XULRunner for the iPhone

There are two current conversations about development platforms that I think deserve a little merging. First, there’s a lot of interest in so-called “rich Internet applications” platforms, like Adobe’s AIR and XULRunner. Second, there’s much debate over the meaning of this week’s iPhone application development announcement, that iPhone apps will be written in HTML and Javascript, just like any other Safari page.

Same problem, different device. The problem is this: what capabilities do you want in an Internet-age application platform?

I’m a big proponent of XULRunner for desktop applications. It’s my opinion that many of the applications we all want to write and use these days need to consume a wide variety of content from the web. You can script together a single-site or limited-scope solution with something like Perl’s WWW::Mechanize, but if you want to deal with arbitrary web content, it’s hard to beat what XULRunner provides — namely, all of the capabilities of Firefox in a development platform. Stephen O’Grady has a fantastic write-up on this topic, and RIA platforms generally, which I highly recommend.

And yet, I’ve argued very strongly for third-party apps on the iPhone. I was left a little befuddled by this week’s iPhone news, unsure whether to cheer with my friend Jason Fried, who calls the move “bold” in his piece, “iPhone SDK: It’s called Safari,” or to be dismayed like Jesus Diaz at Gizmodo, who writes a righteous condemnation of the announcement in, “No iPhone SDK Means No Killer iPhone Apps.”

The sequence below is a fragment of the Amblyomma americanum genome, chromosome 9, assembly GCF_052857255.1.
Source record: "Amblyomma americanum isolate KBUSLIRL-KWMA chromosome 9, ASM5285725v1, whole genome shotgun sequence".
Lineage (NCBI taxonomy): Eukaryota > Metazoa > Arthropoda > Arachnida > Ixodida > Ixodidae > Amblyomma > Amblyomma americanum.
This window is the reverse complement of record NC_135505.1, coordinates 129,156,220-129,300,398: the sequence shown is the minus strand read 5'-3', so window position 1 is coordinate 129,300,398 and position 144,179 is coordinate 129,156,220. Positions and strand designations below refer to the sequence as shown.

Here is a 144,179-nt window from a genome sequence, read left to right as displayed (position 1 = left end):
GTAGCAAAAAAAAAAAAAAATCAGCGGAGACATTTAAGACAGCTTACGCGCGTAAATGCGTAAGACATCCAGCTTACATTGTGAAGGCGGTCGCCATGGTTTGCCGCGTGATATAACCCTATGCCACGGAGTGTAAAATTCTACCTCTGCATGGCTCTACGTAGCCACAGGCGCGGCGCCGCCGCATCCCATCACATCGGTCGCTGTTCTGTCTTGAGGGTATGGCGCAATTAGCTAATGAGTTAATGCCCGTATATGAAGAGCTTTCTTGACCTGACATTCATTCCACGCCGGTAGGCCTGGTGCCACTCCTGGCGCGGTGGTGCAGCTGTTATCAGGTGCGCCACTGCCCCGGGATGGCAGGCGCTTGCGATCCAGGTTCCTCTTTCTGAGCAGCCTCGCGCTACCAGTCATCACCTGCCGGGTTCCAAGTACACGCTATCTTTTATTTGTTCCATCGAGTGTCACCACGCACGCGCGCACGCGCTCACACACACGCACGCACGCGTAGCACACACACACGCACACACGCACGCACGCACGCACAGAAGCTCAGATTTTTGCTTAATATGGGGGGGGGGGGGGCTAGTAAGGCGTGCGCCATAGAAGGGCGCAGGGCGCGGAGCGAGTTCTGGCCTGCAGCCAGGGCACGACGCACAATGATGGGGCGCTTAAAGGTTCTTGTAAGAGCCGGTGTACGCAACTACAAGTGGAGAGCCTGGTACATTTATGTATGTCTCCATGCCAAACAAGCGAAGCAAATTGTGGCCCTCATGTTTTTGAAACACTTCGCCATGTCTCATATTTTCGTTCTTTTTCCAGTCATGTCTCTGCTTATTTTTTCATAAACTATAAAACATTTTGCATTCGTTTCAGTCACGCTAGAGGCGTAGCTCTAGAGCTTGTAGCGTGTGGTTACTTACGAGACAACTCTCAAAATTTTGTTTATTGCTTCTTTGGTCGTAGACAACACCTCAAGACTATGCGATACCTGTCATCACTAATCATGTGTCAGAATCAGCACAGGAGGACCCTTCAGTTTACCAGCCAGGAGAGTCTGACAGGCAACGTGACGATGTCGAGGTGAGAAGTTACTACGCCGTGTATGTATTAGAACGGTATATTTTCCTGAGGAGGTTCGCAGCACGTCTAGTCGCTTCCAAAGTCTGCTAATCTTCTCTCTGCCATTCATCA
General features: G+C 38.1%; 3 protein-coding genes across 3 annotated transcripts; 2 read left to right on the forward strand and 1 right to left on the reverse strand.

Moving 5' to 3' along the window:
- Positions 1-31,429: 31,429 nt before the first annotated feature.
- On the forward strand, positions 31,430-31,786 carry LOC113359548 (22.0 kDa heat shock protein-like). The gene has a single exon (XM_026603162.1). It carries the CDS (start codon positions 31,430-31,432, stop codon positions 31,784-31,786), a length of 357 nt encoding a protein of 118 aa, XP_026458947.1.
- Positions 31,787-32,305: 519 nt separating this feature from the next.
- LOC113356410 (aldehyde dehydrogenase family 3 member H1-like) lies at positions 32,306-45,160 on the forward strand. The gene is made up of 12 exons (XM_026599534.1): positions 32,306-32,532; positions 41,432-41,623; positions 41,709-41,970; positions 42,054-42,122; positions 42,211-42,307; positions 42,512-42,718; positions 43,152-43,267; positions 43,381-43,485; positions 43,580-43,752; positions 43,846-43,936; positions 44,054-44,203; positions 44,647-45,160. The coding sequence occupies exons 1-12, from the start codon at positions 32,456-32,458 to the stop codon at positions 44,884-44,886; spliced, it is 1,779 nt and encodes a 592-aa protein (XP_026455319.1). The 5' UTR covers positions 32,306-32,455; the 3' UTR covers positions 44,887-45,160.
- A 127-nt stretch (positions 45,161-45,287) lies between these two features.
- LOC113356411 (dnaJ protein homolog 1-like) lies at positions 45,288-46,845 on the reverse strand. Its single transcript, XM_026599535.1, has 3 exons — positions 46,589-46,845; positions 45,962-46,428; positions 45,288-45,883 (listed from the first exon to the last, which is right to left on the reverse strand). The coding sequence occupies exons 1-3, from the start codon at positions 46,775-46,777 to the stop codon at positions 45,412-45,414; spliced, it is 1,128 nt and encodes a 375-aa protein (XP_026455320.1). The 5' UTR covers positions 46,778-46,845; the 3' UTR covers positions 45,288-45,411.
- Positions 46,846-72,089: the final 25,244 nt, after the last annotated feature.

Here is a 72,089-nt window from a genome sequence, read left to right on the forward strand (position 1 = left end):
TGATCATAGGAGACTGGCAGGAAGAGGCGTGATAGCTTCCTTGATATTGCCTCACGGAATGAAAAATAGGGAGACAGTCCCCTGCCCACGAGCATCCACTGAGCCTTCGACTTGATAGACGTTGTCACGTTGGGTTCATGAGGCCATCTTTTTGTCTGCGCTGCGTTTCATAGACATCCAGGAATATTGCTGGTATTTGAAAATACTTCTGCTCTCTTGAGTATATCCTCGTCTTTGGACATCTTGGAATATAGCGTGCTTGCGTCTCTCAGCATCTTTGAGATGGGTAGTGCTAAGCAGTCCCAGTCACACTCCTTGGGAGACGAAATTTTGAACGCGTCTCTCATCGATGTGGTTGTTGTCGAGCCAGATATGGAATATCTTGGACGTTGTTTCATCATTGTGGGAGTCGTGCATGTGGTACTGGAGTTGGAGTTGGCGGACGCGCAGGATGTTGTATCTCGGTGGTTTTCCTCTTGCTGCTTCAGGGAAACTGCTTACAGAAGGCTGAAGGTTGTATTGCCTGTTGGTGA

As with all things Apple, we’ll just have to wait and see. I’m inclined to agree with Jason that Apple has made — for whatever reasons, expedient or prescient — the right philosophical decision about how iPhone apps should be developed. Building apps on top of a web browser is the right call for all of the reasons described above. iPhone apps are going to want all of the capabilities that Safari can provide.

On the other hand, just HTML and Javascript is too little, for all the reasons Jesus mentions. An “application” which is just a web page with a home-screen button that acts like a bookmark isn’t really an application for the iPhone — it’s an application for the web. And here’s where the wait and see comes in; what interfaces, if any, will the iPhone Safari have to the rest of the phone? It sounds like making calls is one of them, which is great. What else? What else will people want? I suspect that the real and right desire is to connect all of the capabilities of the iPhone to the Internet. That’s not going to be in the 1.0 release, I’ll bet, but I also bet that by opening this door, Apple is acknowledging the demand, and from that can come a lot of good.

Bring the web to whatever device I’m using. And then bring the device to the web. That’s the mantra for the web application development platform debate — no matter the device. I’m encouraged by XULRunner and encouraged by Apple’s move, and I think the common solution these two imply is the right one.